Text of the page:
How do you define "winning" when it comes to the education of your child?  What are your expectations?  To what do you compare your child's progress?  Some people look at the comparison of their child's test scores with other students in the class.  In high school, some people look at their child's class rank (which is a comparison of your child with other students in his/her grade).  Other people might look …

Congratulations to All First Year Teachers!

June, 2015
Dear First Year Teacher,
       Congratulations on the completion of your first year of teaching.  You did it!
       After making the decision to be a teacher  and finishing your degree and navigating the job market and landing a teaching job you have reached the point in the school year where you can look back and say, "I did it.  I've completed my first year of teaching."
       You probably learned some things that you didn't expect to learn--and that's a good thing.  (Learning is always a good thing.) For instance, you might have learned that some students didn't retain the learning they had previous years.  This might have caused you to consider different teaching strategies to reach these students and to help them to learn this year's content.  Secondly, you might have learned that you understand your content so much better now that you have taught it--compared to when you just had to learn it as a student yourself.  This might have cause…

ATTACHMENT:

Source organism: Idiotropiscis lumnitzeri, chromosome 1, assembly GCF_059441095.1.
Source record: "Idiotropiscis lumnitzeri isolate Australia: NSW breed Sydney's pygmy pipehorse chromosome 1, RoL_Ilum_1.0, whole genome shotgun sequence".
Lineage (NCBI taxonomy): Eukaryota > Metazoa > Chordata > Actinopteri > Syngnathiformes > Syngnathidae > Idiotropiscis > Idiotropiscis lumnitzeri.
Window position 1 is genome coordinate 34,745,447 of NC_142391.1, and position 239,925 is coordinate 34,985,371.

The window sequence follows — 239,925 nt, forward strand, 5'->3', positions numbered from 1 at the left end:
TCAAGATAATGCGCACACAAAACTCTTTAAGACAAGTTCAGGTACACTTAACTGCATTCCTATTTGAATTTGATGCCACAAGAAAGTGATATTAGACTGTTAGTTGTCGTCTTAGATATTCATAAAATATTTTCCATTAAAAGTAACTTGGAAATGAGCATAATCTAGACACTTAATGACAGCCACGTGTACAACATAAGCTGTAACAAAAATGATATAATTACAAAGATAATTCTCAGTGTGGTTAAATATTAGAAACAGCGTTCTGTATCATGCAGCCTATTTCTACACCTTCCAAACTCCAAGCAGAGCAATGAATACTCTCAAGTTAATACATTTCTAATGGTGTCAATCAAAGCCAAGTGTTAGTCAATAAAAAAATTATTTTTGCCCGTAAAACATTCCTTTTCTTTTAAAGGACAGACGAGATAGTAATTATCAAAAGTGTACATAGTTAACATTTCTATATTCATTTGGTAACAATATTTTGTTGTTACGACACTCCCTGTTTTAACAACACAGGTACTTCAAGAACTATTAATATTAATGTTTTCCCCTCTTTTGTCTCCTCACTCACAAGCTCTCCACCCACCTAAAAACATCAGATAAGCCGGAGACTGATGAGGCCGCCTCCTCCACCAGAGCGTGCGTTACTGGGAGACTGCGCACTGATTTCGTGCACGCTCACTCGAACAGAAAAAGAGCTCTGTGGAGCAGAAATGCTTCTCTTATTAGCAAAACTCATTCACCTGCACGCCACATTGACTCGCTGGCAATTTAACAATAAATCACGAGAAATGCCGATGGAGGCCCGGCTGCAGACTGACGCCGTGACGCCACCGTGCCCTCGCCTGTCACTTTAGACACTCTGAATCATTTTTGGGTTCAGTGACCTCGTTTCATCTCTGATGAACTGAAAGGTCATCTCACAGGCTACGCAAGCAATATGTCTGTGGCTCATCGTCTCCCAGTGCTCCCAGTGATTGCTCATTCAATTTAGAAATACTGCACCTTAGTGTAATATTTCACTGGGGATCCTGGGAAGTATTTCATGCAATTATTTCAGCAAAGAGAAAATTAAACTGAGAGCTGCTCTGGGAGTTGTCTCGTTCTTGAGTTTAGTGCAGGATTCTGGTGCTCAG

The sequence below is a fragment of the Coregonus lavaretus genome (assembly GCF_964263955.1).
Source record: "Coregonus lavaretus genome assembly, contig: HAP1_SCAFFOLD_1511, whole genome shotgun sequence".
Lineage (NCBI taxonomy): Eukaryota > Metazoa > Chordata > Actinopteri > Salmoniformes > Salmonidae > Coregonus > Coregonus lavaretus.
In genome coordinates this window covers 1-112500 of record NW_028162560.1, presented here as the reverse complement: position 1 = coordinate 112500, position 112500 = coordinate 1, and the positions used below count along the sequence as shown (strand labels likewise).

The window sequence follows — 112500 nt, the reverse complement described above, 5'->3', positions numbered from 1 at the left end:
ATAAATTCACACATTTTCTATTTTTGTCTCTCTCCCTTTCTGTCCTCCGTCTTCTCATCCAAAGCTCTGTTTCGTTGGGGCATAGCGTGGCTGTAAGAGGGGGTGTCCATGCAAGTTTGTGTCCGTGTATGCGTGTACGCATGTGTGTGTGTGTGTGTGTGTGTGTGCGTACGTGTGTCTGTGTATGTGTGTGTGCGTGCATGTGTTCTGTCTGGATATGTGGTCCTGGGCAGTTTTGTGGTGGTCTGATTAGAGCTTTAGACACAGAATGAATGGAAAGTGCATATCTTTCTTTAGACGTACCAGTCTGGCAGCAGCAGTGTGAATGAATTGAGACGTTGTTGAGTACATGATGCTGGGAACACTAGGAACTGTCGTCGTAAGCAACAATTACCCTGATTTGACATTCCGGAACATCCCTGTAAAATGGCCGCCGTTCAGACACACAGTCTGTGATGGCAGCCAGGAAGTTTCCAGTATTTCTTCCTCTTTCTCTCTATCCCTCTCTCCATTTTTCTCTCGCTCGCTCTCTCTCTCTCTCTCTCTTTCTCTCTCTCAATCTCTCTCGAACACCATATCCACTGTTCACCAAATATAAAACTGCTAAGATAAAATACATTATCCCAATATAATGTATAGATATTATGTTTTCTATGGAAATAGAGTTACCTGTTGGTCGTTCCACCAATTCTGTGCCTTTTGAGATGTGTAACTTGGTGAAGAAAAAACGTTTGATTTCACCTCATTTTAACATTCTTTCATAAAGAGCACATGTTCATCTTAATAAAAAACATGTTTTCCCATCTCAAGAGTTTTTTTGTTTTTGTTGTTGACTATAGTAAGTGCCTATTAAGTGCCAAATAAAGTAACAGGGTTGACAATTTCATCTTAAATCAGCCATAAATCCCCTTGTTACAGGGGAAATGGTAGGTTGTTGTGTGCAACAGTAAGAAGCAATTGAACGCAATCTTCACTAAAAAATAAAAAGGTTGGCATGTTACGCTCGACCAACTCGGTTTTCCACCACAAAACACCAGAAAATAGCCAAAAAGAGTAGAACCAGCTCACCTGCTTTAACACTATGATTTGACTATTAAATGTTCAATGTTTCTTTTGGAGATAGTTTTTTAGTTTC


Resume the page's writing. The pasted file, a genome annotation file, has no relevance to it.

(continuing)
How Much Help is the Right Amount of Help for High School Students?

Parents and teachers want school-age children to be responsible--at least, "responsible" given their age.  But what is the right amount of responsibility for a high school student--or for a new college student?  How much "help" do 16 year olds (or 18 year olds, or 20 year olds) need to navigate the rigors of high school courses, college courses, and college life?

       Some high school students seem to breeze through high school with very little guidance from adults while others struggle--same for college.  These students make some teachers say, "See!  They can do it, so anyone of you can do it."  But is this just a "sink or swim" mentality?  Does this viewpoint help students learn responsibility, or does it prevent them from succeeding.

       On the other end of the spectrum, some say that we help student too much in high school and (so) they aren't prepared for the independence of college courses.  (Is it true that college teacher…

Comparison to the Standard

Recently I saw my doctor to check my cholesterol level.  This is something that I don’t worry about enough and (hence) know little about.  As my doctor went through the various numbers for my LDL, HDL, triglycerides, and glucose I became very confused because I didn’t know which numbers were “good” and which were “bad”.  I asked him, “Is 90 high?”  His response was intended to be helpful but instead I found it to be completely useless.  He said, “It’s better then most men your age.”
            Now I realize that we live in America and competition is at the heart of many of our activities, but everything in life is not a competition.  Why should I care if my cholesterol is better than “most men my age”?  I’m not going to win a prize for having better cholesterol than the next guy.  I happen to know that two-thirds of Americans are overweight.  What would it matter if my doctor said that my weight was better than “most men my age”?  I was hoping my doctor would give me a ra…